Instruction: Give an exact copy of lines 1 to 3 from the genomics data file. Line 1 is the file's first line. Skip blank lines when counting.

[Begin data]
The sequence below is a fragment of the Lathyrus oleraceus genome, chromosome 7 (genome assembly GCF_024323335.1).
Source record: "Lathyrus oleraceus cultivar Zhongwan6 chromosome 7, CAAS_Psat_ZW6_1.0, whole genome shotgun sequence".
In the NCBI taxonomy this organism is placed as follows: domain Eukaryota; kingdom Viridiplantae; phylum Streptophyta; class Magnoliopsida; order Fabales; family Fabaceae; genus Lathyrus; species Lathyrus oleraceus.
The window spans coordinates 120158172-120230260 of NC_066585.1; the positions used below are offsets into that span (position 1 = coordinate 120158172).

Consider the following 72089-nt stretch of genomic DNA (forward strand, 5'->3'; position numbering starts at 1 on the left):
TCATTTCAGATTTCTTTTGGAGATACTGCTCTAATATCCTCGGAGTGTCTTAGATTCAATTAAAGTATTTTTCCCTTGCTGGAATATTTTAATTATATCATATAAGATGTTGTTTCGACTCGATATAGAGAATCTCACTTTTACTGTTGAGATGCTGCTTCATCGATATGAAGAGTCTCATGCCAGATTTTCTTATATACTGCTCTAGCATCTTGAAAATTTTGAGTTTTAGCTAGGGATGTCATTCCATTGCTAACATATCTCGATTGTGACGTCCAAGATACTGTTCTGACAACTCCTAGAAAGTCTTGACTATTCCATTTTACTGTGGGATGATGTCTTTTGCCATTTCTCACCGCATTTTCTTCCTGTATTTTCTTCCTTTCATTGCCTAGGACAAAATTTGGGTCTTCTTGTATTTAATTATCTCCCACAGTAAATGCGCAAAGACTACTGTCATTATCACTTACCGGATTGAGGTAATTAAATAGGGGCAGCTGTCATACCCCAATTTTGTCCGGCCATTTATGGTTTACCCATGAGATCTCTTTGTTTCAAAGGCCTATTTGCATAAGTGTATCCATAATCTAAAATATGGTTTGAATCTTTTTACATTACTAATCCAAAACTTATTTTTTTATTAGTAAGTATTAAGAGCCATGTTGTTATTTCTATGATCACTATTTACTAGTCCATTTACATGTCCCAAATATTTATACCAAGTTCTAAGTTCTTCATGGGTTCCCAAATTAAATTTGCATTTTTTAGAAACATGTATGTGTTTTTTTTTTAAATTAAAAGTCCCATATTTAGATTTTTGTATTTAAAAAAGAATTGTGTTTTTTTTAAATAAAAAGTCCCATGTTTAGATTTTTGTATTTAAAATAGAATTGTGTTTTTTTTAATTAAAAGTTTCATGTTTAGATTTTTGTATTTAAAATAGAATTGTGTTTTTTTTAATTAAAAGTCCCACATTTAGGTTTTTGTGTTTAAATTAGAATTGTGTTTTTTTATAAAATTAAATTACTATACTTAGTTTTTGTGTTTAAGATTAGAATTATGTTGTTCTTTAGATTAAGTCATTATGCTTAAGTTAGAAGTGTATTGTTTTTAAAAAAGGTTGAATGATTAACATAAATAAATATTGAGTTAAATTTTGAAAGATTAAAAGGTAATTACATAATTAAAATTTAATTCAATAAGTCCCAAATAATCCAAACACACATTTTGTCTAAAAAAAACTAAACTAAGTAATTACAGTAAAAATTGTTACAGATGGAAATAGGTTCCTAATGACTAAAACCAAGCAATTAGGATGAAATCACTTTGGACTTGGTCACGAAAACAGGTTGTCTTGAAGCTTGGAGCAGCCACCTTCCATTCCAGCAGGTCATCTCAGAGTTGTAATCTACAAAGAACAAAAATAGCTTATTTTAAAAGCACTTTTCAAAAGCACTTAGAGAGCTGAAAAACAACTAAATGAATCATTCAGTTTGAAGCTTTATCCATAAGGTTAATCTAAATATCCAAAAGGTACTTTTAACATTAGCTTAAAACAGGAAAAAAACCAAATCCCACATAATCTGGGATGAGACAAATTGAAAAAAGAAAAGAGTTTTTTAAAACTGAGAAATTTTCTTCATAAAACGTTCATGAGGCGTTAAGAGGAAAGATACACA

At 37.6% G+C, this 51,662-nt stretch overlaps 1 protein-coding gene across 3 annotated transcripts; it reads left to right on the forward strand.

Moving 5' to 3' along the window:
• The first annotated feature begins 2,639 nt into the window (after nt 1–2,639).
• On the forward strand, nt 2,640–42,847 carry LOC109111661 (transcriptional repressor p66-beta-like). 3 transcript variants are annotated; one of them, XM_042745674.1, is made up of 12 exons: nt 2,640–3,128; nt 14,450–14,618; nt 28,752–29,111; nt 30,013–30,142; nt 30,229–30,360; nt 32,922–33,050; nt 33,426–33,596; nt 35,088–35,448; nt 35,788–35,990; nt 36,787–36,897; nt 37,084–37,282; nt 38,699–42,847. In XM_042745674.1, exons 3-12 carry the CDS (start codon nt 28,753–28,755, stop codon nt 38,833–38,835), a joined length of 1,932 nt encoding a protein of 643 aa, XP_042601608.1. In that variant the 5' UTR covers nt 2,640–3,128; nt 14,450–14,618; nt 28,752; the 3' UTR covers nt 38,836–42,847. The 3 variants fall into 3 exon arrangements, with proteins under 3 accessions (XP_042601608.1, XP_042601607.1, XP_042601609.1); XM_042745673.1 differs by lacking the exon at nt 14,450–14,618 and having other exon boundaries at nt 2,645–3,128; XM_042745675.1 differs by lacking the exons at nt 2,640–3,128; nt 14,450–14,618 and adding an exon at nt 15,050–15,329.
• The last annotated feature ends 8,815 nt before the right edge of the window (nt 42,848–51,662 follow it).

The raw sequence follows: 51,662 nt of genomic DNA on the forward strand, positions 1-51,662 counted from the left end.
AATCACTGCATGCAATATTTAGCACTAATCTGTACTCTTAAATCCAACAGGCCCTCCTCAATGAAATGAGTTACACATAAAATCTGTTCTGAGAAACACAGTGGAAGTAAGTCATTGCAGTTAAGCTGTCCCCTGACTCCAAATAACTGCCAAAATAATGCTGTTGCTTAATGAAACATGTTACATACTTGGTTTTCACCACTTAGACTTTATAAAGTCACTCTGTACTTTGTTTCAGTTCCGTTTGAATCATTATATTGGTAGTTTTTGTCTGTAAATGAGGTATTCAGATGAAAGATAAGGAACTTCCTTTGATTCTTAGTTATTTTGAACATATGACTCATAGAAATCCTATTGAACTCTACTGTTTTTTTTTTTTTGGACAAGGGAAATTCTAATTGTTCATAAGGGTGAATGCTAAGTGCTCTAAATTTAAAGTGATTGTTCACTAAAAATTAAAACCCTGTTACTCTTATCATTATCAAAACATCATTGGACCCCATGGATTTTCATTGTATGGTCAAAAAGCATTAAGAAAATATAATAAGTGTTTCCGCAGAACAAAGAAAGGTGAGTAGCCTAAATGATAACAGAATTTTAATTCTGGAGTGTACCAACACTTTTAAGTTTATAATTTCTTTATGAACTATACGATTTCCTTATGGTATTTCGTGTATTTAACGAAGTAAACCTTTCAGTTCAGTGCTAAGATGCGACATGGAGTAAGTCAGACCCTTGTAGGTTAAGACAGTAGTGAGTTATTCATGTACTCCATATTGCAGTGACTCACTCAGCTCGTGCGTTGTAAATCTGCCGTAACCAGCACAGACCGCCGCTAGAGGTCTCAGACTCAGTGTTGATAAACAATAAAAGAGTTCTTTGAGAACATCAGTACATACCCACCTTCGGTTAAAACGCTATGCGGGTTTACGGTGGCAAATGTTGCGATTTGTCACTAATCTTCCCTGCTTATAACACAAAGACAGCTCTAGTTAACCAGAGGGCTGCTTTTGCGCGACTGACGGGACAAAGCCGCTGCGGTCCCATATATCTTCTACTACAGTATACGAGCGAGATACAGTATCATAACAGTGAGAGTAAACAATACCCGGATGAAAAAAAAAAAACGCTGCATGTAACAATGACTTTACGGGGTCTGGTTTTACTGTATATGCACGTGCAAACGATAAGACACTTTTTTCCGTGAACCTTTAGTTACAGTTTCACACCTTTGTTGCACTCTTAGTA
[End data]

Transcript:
The sequence below is a fragment of the Lathyrus oleraceus genome, chromosome 7 (genome assembly GCF_024323335.1).
Source record: "Lathyrus oleraceus cultivar Zhongwan6 chromosome 7, CAAS_Psat_ZW6_1.0, whole genome shotgun sequence".
In the NCBI taxonomy this organism is placed as follows: domain Eukaryota; kingdom Viridiplantae; phylum Streptophyta; class Magnoliopsida; order Fabales; family Fabaceae; genus Lathyrus; species Lathyrus oleraceus.